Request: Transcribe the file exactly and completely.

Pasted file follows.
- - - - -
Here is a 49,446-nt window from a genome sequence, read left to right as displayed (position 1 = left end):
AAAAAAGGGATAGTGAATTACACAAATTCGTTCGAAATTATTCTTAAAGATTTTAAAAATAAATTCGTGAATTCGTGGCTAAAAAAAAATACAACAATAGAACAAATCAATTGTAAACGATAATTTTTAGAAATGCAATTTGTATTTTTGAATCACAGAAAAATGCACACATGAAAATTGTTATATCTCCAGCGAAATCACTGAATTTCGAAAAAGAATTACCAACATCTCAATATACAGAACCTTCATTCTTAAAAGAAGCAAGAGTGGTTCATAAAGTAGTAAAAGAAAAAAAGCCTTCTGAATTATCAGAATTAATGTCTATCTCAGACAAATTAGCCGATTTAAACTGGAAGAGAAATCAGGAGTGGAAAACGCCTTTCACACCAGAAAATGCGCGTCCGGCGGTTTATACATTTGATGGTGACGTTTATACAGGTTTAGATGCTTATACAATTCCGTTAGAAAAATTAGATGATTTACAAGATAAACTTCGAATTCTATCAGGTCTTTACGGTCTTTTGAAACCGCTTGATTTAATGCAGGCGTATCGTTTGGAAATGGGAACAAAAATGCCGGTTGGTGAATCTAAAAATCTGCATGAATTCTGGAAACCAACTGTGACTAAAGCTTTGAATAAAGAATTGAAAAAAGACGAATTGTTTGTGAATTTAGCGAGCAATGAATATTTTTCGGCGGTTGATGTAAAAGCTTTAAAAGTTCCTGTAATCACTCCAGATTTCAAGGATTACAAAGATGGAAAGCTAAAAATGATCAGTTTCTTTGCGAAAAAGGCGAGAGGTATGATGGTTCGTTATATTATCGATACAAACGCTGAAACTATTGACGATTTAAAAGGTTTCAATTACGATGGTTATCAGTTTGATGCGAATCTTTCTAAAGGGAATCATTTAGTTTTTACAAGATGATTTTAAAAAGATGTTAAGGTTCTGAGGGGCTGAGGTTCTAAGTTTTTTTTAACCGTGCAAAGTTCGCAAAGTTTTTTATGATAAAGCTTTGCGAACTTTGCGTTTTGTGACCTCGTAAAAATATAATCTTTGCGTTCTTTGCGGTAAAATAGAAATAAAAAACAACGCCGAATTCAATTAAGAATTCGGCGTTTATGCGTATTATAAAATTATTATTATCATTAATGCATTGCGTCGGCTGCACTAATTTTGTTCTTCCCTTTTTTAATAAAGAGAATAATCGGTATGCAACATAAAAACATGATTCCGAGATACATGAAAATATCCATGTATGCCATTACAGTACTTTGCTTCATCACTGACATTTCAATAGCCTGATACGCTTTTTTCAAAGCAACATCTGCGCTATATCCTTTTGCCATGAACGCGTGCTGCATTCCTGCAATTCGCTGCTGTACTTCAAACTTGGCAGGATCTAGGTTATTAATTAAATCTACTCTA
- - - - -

Here is a 49,446-nt window from a genome sequence, read left to right as displayed (position 1 = left end):
AAAAAAGGGATAGTGAATTACACAAATTCGTTCGAAATTATTCTTAAAGATTTTAAAAATAAATTCGTGAATTCGTGGCTAAAAAAAAATACAACAATAGAACAAATCAATTGTAAACGATAATTTTTAGAAATGCAATTTGTATTTTTGAATCACAGAAAAATGCACACATGAAAATTGTTATATCTCCAGCGAAATCACTGAATTTCGAAAAAGAATTACCAACATCTCAATATACAGAACCTTCATTCTTAAAAGAAGCAAGAGTGGTTCATAAAGTAGTAAAAGAAAAAAAGCCTTCTGAATTATCAGAATTAATGTCTATCTCAGACAAATTAGCCGATTTAAACTGGAAGAGAAATCAGGAGTGGAAAACGCCTTTCACACCAGAAAATGCGCGTCCGGCGGTTTATACATTTGATGGTGACGTTTATACAGGTTTAGATGCTTATACAATTCCGTTAGAAAAATTAGATGATTTACAAGATAAACTTCGAATTCTATCAGGTCTTTACGGTCTTTTGAAACCGCTTGATTTAATGCAGGCGTATCGTTTGGAAATGGGAACAAAAATGCCGGTTGGTGAATCTAAAAATCTGCATGAATTCTGGAAACCAACTGTGACTAAAGCTTTGAATAAAGAATTGAAAAAAGACGAATTGTTTGTGAATTTAGCGAGCAATGAATATTTTTCGGCGGTTGATGTAAAAGCTTTAAAAGTTCCTGTAATCACTCCAGATTTCAAGGATTACAAAGATGGAAAGCTAAAAATGATCAGTTTCTTTGCGAAAAAGGCGAGAGGTATGATGGTTCGTTATATTATCGATACAAACGCTGAAACTATTGACGATTTAAAAGGTTTCAATTACGATGGTTATCAGTTTGATGCGAATCTTTCTAAAGGGAATCATTTAGTTTTTACAAGATGATTTTAAAAAGATGTTAAGGTTCTGAGGGGCTGAGGTTCTAAGTTTTTTTTAACCGTGCAAAGTTCGCAAAGTTTTTTATGATAAAGCTTTGCGAACTTTGCGTTTTGTGACCTCGTAAAAATATAATCTTTGCGTTCTTTGCGGTAAAATAGAAATAAAAAACAACGCCGAATTCAATTAAGAATTCGGCGTTTATGCGTATTATAAAATTATTATTATCATTAATGCATTGCGTCGGCTGCACTAATTTTGTTCTTCCCTTTTTTAATAAAGAGAATAATCGGTATGCAACATAAAAACATGATTCCGAGATACATGAAAATATCCATGTATGCCATTACAGTACTTTGCTTCATCACTGACATTTCAATAGCCTGATACGCTTTTTTCAAAGCAACATCTGCGCTATATCCTTTTGCCATGAACGCGTGCTGCATTCCTGCAATTCGCTGCTGTACTTCAAACTTGGCAGGATCTAGGTTATTAATTAAATCTACTCTA